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-   -   Is The Bond of Ummah Stronger Than The Bond of Nationhood? (http://www.socnet.com/showthread.php?t=71728)

T-Rock 8 August 2007 09:26

Is The Bond of Ummah Stronger Than The Bond of Nationhood?
 
.....just curious (assimilation)? Interesting video: http://www.youtube.com/watch?v=8W0rG...pepad%2Ecom%2F


Although I'll not post a link (Ummahdotcom), here is a an interesting discussion board linked from LGF:

http://littlegreenfootballs.com/webl...26441&only&rss

Jimbo 8 August 2007 09:42

Seriously, please read Understanding Terrorist Networks by Marc Sageman.

Then read Imagined Communities by Benedict Anderson. And then read In the Name of Identity: Violence and the Need to Belong by Amin Maalouf.

And then answer your subject line question yourself.

T-Rock 8 August 2007 18:58

Thanks Jimbo for the recommendations, I was looking for something to take with me on our beach trip...

Typhoon 8 August 2007 20:06

Thanks for the book recommendations, Jimbo. I got 'em on my post it notes and I'll get to them when I have a bunch of free time this winter at the track meets...:)

MixedLoad 10 August 2007 06:37

Just ordered all three books.

walkin' trails 22 August 2007 10:06

I read an article yesterday in the IACSP's Counter Terrorism journal (found it on the magazine rack in Borders). The article was entitled, "The Orgins and Goals of Radical Islam: Why First Responders Need to Know," by Henry Morgenstern. It summed up much of the YouTube videos in a nutshell and listed some of the ideas of the radical "Brotherhood." One such idea was that no form of government, democracy in particular, was good for muslims, although if a government was necessary, a dictatorship was preferred. The irony is that radical Islam seems to be flourishing under the protection of free speach, one of the pillars of a democracy.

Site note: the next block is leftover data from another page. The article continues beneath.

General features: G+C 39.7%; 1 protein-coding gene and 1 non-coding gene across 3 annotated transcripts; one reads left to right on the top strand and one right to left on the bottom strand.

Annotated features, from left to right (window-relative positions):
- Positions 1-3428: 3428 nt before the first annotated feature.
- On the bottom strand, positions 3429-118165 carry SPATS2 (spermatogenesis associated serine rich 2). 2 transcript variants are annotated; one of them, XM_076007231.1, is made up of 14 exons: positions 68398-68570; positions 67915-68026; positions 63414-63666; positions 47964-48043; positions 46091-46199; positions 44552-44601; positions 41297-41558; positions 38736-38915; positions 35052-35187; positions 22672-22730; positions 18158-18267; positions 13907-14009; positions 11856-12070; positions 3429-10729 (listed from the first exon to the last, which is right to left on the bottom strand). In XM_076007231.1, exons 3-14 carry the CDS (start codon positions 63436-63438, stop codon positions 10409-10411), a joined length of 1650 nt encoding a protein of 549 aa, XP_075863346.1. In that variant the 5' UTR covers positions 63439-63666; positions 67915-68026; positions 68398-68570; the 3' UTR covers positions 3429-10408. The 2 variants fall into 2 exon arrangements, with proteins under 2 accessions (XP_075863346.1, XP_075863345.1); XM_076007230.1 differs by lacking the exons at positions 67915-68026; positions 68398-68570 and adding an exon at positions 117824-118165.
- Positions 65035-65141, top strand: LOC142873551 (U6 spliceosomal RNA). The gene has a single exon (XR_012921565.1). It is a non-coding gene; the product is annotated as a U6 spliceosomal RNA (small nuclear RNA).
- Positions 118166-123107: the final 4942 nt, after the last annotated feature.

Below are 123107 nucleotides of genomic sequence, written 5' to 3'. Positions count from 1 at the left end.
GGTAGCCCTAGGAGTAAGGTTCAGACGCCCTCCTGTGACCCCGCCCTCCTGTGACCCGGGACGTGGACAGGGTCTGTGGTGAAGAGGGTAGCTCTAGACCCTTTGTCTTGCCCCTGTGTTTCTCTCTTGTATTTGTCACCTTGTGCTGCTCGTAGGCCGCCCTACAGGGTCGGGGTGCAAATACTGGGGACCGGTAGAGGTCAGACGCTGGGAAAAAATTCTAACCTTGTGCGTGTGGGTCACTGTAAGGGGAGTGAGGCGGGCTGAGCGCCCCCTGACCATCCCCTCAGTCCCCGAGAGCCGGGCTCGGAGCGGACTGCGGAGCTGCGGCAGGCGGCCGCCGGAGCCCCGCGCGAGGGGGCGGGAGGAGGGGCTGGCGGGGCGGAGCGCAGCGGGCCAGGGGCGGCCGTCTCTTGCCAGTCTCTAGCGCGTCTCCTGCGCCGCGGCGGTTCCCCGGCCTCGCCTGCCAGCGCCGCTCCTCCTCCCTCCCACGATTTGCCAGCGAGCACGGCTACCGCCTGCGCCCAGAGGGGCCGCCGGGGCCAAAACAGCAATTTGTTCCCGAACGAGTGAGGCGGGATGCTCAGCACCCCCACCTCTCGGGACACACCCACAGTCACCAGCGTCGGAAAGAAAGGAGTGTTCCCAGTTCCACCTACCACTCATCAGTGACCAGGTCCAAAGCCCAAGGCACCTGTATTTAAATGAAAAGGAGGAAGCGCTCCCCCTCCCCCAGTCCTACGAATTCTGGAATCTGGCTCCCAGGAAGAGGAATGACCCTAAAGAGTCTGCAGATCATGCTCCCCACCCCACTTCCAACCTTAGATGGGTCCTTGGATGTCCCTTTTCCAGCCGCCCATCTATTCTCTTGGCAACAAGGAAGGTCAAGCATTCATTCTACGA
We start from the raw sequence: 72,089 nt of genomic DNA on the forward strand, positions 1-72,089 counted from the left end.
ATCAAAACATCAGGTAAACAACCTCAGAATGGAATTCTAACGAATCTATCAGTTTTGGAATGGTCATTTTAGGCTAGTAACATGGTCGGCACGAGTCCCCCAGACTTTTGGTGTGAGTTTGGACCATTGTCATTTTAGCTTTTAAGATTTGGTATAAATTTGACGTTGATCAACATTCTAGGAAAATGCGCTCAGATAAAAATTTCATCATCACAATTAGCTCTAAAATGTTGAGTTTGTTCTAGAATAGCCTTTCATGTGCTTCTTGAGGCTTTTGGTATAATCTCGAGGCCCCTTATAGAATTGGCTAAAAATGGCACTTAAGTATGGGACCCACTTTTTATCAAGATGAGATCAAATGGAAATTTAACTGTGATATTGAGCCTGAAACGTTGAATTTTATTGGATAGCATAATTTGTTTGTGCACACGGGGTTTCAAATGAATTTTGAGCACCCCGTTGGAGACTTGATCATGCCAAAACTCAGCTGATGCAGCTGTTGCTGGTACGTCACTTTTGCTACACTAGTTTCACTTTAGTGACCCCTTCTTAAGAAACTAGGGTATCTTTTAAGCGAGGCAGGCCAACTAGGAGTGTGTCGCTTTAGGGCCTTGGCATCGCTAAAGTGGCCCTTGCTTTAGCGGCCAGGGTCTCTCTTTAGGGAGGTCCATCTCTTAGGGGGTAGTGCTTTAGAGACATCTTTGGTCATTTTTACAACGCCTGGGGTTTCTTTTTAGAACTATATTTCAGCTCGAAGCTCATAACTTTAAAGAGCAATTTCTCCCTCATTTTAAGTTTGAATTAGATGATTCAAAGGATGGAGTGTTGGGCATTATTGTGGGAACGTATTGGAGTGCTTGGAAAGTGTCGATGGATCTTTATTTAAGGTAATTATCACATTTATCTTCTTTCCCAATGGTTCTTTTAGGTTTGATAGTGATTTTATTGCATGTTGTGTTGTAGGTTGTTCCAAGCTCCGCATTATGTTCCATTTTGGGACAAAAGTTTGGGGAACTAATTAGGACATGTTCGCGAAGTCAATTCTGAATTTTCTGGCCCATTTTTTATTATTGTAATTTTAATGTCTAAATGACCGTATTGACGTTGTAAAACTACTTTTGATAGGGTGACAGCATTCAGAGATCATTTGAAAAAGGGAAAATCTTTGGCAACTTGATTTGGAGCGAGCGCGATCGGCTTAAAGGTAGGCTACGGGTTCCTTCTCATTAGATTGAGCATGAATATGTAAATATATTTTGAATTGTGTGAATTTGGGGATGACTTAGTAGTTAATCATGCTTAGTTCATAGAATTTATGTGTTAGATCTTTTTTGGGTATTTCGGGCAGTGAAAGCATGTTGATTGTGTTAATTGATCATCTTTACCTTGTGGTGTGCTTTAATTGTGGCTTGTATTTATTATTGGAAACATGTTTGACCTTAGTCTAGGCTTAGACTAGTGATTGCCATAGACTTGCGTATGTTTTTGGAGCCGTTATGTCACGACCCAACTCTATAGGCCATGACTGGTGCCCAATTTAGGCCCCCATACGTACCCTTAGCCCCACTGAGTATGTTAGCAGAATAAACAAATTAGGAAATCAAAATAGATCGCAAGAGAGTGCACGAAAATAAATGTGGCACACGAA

Gryfen-FL 23 August 2007 01:36

Quote:

if a government was necessary, a dictatorship was preferred
Future of Political Islam by Grahm E. Fuller (;) Thanks, Jimbo ;)) has some interesting ideas about why radical islam flourishes under certain types of government. And also raises a resounding indictment about what type of government Islamist movements would likely form if they came to power.

T-Rock 24 August 2007 01:04

Just started “Understanding Terror Networks” today….one thing caught my eye in the opening chapter and it had to do with “Jihad”. The author describes the greater jihad as an individual nonviolent struggle……the jihad accepted by most Muslims…....striving to live a good life whereas he refers to violent jihad as the lesser of importance. Do most Muslims really see it this way? I’m just curious if his research starts from a false premise? The reason I question his premise is this: In medicine, in order to obtain the right diagnosis and implement the proper treatment, healthcare workers must know what disease they’re actually dealing with in order to treat it effectively. I’m assuming this approach is utilized in solving the Radical Islamic problem as well? The author utilizes empirical science to obtain his conclusions; nevertheless, the idea of jihad being an inner struggle doesn’t support the statistical analysis. Are we biased with a western POV when trying to come up with a solution?
I’m definitely no Islamic scholar but it’s my understanding that all of Islam’s political doctrine is found in the text of the Qur’an, the Hadith, and the Sirah. If so, how exactly do Muslims see the real jihad? Is it inner struggle or the jihad of war? Statistically speaking, the majority of jihad references concerning war compromise about 97% of the doctrinal texts; (Qur’an, Hadith, Sirah) whereas, only about 3% of jihad references cover inner struggle within the Islamic texts. I’m wondering if western logic based on the law of contradiction will be able to come up with a solution regarding the problem of Global jihad? Is dualism the key to understanding Islam?


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